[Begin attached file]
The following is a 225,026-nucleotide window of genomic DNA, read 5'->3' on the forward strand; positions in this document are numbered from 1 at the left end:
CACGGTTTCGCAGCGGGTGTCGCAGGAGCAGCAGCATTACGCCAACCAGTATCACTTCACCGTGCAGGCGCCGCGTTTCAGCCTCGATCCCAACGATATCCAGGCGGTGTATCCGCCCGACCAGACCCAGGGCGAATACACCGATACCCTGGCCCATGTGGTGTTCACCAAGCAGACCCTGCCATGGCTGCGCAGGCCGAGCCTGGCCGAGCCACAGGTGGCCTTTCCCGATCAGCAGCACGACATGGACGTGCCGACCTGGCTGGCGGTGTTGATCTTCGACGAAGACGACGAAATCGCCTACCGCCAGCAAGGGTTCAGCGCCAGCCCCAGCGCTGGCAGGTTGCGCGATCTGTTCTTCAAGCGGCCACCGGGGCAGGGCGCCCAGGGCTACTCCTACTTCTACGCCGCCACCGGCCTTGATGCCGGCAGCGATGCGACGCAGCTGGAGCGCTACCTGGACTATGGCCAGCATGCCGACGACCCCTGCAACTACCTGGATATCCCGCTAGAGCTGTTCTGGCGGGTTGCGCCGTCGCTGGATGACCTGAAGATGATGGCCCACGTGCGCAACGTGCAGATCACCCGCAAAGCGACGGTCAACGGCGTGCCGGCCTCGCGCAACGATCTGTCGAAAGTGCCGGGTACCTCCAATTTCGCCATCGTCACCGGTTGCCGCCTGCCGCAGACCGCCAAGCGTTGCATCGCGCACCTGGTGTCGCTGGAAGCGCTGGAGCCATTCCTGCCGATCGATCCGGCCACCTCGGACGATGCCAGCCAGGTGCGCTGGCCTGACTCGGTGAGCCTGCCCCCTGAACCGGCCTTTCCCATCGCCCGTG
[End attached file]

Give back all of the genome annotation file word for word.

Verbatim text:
The following is a 225,026-nucleotide window of genomic DNA, read 5'->3' on the forward strand; positions in this document are numbered from 1 at the left end:
CACGGTTTCGCAGCGGGTGTCGCAGGAGCAGCAGCATTACGCCAACCAGTATCACTTCACCGTGCAGGCGCCGCGTTTCAGCCTCGATCCCAACGATATCCAGGCGGTGTATCCGCCCGACCAGACCCAGGGCGAATACACCGATACCCTGGCCCATGTGGTGTTCACCAAGCAGACCCTGCCATGGCTGCGCAGGCCGAGCCTGGCCGAGCCACAGGTGGCCTTTCCCGATCAGCAGCACGACATGGACGTGCCGACCTGGCTGGCGGTGTTGATCTTCGACGAAGACGACGAAATCGCCTACCGCCAGCAAGGGTTCAGCGCCAGCCCCAGCGCTGGCAGGTTGCGCGATCTGTTCTTCAAGCGGCCACCGGGGCAGGGCGCCCAGGGCTACTCCTACTTCTACGCCGCCACCGGCCTTGATGCCGGCAGCGATGCGACGCAGCTGGAGCGCTACCTGGACTATGGCCAGCATGCCGACGACCCCTGCAACTACCTGGATATCCCGCTAGAGCTGTTCTGGCGGGTTGCGCCGTCGCTGGATGACCTGAAGATGATGGCCCACGTGCGCAACGTGCAGATCACCCGCAAAGCGACGGTCAACGGCGTGCCGGCCTCGCGCAACGATCTGTCGAAAGTGCCGGGTACCTCCAATTTCGCCATCGTCACCGGTTGCCGCCTGCCGCAGACCGCCAAGCGTTGCATCGCGCACCTGGTGTCGCTGGAAGCGCTGGAGCCATTCCTGCCGATCGATCCGGCCACCTCGGACGATGCCAGCCAGGTGCGCTGGCCTGACTCGGTGAGCCTGCCCCCTGAACCGGCCTTTCCCATCGCCCGTG